• Sanitize your hands with alcohol of at least 60% concentration, so you’re sure you killed the virus for good.
  • Avoid touching your entire face with unwashed hands. This only gives COVID-19 a free ticket to go on a cross-contamination spree.
  • Follow the coughing and sneezing etiquette. Always cover your mouth and nose with tissue paper, and immediately dispose it after use. Coughing into your flexed elbow can also work if you can’t find one anywhere.
  • After going outdoors, quickly take a bath and wash your clothes with powerful disinfectant soaps.
  • Avoid getting physically close with people who show any of the COVID-19 symptoms. Actually, you should stay away by at least three feet from all people in general. A perfectly healthy-looking person might still be infected, so better be safe than sorry!
  • Do not share or pass around items (e.g. phones) that are prone to retain viral particles.
  • Stay at home to reduce contact with crowds.
  • Adopt non-contact means of greeting colleagues. Skip the hugs and hand shakes and settle for a quick wave or smile for now.

7. How are people tested for COVID-19?

The WHO have strict protocols on monitoring and testing possible COVID-19 carriers, along with experiments to learn more about the disease. Laboratories are accredited to perform and prescribe the following measures:

  • Epidemiological and clinical evaluations – Lab experts collect specimens from suspected carriers, and then conduct the “nucleic acid amplification” to check for presence of the SARS-CoV-2. With extreme care for accuracy, results are verified through succeeding tests. If you’re about to get tested, expect a medical practitioner to take swabs from both your upper and lower respiratory tract. Th process will also depend on how bad your condition is.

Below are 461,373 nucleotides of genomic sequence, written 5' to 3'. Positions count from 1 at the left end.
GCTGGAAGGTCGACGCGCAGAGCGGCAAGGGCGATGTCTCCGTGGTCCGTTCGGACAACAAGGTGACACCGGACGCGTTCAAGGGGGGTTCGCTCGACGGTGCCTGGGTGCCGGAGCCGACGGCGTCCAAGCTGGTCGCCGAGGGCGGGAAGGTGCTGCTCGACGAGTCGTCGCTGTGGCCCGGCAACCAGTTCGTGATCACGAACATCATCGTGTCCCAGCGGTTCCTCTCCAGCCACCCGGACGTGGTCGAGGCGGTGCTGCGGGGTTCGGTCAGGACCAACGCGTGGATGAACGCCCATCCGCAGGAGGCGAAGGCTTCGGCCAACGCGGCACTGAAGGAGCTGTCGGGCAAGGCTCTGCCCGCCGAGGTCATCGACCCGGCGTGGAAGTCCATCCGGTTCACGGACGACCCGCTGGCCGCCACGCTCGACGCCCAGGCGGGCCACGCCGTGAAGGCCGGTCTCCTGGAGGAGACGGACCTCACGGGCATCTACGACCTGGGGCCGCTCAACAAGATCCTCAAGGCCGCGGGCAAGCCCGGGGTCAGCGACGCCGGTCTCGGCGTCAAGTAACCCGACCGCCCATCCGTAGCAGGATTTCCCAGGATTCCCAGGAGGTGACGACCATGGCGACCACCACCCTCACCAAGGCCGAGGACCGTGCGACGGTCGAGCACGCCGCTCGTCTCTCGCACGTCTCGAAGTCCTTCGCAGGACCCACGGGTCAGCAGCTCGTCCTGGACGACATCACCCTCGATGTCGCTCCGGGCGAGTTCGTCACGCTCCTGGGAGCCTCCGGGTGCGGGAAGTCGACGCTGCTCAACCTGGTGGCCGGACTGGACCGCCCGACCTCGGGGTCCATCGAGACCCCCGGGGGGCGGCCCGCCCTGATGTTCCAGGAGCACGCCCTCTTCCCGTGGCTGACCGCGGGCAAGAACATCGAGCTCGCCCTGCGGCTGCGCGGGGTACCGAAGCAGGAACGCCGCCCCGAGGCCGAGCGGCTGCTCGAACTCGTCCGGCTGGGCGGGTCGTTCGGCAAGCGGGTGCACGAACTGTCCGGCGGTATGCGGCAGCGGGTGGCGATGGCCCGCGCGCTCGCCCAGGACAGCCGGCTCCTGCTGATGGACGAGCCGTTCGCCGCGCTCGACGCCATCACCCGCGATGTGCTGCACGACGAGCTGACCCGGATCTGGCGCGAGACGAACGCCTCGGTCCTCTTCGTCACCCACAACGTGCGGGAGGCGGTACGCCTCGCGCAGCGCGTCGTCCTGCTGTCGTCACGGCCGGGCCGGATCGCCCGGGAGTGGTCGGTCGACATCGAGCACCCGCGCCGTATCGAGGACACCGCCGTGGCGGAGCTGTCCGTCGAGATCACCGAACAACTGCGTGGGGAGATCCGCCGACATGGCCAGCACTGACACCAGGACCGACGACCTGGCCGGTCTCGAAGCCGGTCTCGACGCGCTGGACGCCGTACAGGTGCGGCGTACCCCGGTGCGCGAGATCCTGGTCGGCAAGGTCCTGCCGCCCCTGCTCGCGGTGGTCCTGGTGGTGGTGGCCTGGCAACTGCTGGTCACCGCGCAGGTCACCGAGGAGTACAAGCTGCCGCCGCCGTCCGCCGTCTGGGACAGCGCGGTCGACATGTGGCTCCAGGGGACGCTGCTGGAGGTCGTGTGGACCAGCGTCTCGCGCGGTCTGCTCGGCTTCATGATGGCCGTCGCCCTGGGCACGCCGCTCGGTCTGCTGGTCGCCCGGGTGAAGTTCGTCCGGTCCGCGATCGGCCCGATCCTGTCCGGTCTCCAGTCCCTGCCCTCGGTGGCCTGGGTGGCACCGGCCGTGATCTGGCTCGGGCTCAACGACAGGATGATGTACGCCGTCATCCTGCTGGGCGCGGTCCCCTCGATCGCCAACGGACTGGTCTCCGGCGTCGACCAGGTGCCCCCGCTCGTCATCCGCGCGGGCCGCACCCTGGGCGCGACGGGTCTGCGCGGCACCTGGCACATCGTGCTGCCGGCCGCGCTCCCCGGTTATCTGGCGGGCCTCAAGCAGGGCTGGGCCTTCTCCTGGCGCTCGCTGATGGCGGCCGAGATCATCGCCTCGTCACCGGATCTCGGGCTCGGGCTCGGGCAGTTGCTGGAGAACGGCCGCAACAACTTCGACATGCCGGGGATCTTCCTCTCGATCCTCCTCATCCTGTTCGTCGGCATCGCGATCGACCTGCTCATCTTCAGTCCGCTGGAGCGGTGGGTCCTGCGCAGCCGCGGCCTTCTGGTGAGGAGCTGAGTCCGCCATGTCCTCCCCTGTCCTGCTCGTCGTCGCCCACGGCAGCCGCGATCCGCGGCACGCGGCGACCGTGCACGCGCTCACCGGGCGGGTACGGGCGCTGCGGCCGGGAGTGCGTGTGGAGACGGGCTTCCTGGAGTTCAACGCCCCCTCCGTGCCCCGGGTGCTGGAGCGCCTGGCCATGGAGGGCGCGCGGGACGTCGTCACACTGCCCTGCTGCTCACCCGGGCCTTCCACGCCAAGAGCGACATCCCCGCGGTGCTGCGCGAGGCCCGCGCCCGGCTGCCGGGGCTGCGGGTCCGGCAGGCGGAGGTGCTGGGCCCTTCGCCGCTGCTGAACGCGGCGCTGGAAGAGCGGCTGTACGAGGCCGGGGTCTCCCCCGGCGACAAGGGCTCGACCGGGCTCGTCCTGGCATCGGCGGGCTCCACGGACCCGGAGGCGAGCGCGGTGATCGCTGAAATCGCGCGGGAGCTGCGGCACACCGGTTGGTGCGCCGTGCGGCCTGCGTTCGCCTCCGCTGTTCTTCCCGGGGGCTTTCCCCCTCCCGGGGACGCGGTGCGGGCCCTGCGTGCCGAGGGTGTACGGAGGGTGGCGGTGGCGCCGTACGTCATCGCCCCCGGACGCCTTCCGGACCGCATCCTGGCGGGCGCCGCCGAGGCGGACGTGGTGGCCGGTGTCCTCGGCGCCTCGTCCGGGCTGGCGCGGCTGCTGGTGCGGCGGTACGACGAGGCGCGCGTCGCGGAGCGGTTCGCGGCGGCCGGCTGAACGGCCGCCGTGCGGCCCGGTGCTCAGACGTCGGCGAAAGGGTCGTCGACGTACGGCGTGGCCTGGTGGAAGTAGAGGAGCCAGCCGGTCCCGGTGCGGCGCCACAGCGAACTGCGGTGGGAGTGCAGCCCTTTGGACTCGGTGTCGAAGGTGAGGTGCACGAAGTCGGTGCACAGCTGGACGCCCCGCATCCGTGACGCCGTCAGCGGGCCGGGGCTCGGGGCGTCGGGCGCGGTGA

• Stool and blood sampling
  • Other simple tests for symptoms (e.g. measuring a person’s body temperature)
  • Contact tracing – with utmost trust that a patient will be transparent and detailed, medical practitioners try to list down all people who came into contact with the carrier
  • Quarantine – persons under monitoring are advised to undergo self-quarantine for at least 14 days, and check for any COVID-19 like symptoms. This means they cannot come into contact with anyone, nor can they go outside. Government officials provide them with food and medicine packs instead.

In the event that a patient dies due to COVID-19, the usual protocol is to immediately bury or cremate him. Unfortunately, his family won’t even have the chance to say goodbye. There are also rare cases where a corpse is autopsied instead, so doctors can learn more about the fatal effects of the virus.

8. Why should our organisation design a covid19 induction module?

There’s no room for denying how serious the COVID-19 crisis is. The United Nations, through WHO, have been working 24/7 to help governments provide guidelines and memos on how different sectors can fight this disease.